Missionaries Inspire Me

Missionaries Inspire Me

I love Wednesday nights at church. It seems that almost every week when the time rolls around, I feel too tired to go – but I go anyway. And every week I leave with more energy than when I came.

Last night was no different.

We had several missionaries present, and they really inspired me. One of the speakers was a young man who has been called to evangelize Spain. It would be easy to pooh-pooh such an assignment, since such western nations are tons of fun to visit. Yet visiting the nation and evangelizing the nation are two different things, and the latter is hard!

Across Spain, there are many who know abut Jesus, but relatively few who truly know Him as their Savior. They are often religious, but seldom born again – and that makes it harder then usual to reveal the truth of the Gospel. Yet, through the leading of the Holy Spirit, this young man and his family are impacting the entire nation for Jesus – especially among the youth. (more…)

Read The Bible, May 9

II Kings 7-9

These times in history seem far removed from what we think about today. The societies were much less sophisticated, and most people seem to be just be seeking survival. Very dark times, indeed.

In fact, it seems that the only people who are truly committed to the Lord are the prophets and a few kings.

These times are similar to the dark ages of the Christian church.  Roughly from the 6th century to the 15th century, the Christian church went into great darkness. There was a lot of corruption in the church, and lots of heretical teachings which took away the true power of God. In fact, the lay people were not allowed to read the scriptural texts for themselves; they had to have the priests tell them what they said.

People were taught that they had to go through the priest to reach God, and much advantage was taken of the people – large sums of money to “pay” for their sins.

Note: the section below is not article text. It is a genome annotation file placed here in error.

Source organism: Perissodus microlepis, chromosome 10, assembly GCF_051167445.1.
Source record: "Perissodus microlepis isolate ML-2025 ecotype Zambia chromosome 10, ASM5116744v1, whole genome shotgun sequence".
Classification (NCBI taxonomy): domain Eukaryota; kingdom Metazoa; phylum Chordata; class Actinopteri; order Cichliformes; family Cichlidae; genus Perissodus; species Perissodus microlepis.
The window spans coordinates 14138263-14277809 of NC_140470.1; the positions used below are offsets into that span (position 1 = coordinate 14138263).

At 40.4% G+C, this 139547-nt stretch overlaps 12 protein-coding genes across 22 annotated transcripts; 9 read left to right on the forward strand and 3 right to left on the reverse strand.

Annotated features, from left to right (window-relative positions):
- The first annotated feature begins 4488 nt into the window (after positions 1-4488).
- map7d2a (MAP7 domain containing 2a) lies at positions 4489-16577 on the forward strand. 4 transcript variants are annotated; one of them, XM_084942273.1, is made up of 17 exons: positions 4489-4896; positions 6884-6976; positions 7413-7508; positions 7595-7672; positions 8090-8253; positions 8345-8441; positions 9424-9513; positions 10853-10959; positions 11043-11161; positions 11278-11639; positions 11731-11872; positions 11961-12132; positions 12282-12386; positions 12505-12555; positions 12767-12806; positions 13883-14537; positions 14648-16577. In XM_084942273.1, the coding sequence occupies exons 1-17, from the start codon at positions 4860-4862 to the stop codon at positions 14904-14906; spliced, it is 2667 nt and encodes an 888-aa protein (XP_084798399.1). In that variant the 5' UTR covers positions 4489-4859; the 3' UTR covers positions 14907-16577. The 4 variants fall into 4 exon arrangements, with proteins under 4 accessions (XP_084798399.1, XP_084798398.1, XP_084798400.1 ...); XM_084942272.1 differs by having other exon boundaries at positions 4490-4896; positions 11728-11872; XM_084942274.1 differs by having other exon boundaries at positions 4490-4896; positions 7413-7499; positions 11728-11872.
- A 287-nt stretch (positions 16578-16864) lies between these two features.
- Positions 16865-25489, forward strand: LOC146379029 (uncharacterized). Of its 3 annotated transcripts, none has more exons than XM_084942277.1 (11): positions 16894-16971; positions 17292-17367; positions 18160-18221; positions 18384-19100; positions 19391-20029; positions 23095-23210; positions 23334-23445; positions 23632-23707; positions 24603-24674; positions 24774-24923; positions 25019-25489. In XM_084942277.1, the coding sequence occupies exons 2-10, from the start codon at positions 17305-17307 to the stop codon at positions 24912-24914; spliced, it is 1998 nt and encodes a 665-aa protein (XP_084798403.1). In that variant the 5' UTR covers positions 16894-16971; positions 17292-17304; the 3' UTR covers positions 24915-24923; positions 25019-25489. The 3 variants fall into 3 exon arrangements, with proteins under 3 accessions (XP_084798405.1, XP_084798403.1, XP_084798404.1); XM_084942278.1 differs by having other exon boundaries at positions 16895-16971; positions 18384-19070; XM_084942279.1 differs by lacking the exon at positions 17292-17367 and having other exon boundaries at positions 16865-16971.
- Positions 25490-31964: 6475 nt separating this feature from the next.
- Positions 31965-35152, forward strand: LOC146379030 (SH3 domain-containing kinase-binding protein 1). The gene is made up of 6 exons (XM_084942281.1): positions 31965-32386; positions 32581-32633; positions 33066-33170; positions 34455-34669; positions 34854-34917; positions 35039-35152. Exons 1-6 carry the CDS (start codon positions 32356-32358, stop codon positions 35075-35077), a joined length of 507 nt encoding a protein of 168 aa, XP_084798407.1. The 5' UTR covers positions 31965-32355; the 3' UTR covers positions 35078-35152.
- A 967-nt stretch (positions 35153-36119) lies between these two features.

In the 16th century, Martin Luther, a German monk was reading the scriptures when he realized that people are saved by faith and not by works. He wrote 95 Theses stating arguments against the Catholic Church and nailed them to the door of the monastery at Wittenburg.  Of course, he came under great persecution, but Luther set a fire in the hearts of men which led to the Protestant Reformation.

Throughout the Dark Ages, God still had people who truly believed him and kept the fire in their hearts, even though it wasn’t reflected in society as a whole. It was the same during these days of Jewish history in II Kings. It seemed that only the prophets were believers, but God spoke to Elijah and said, “There are 7,000 who have not bowed their knee to Baal.”

We are to learn lessons from these scriptures. First we are to see how easy it is for each succeeding king to go with the flow of culture and leave God out of the story. (That’s a warning to us). Then next it is easy to see that God is a rewarder of those who truly seek Him – even in the darkest of times. Right in the middle of the darkness, we see miracles and His hand working on behalf of those who honor Him and believe Him.

We also see that, even though they seemed far removed from Him, God still had His hand on his covenant people. Our God never forsakes a covenant He has made.

He does the same with us.

John 1:1-28

John’s gospel is my favorite. The three gospels we have read so far are called the “synoptic” gospels. They are similar in that they all cover the natural accounts of what Jesus did and said as He ministered on the earth. They recount His miracles and His teachings. Yet they make very little mention of what these things might mean.

John’s gospel is different. He shares an understanding of the deeper revelation of just who Jesus is.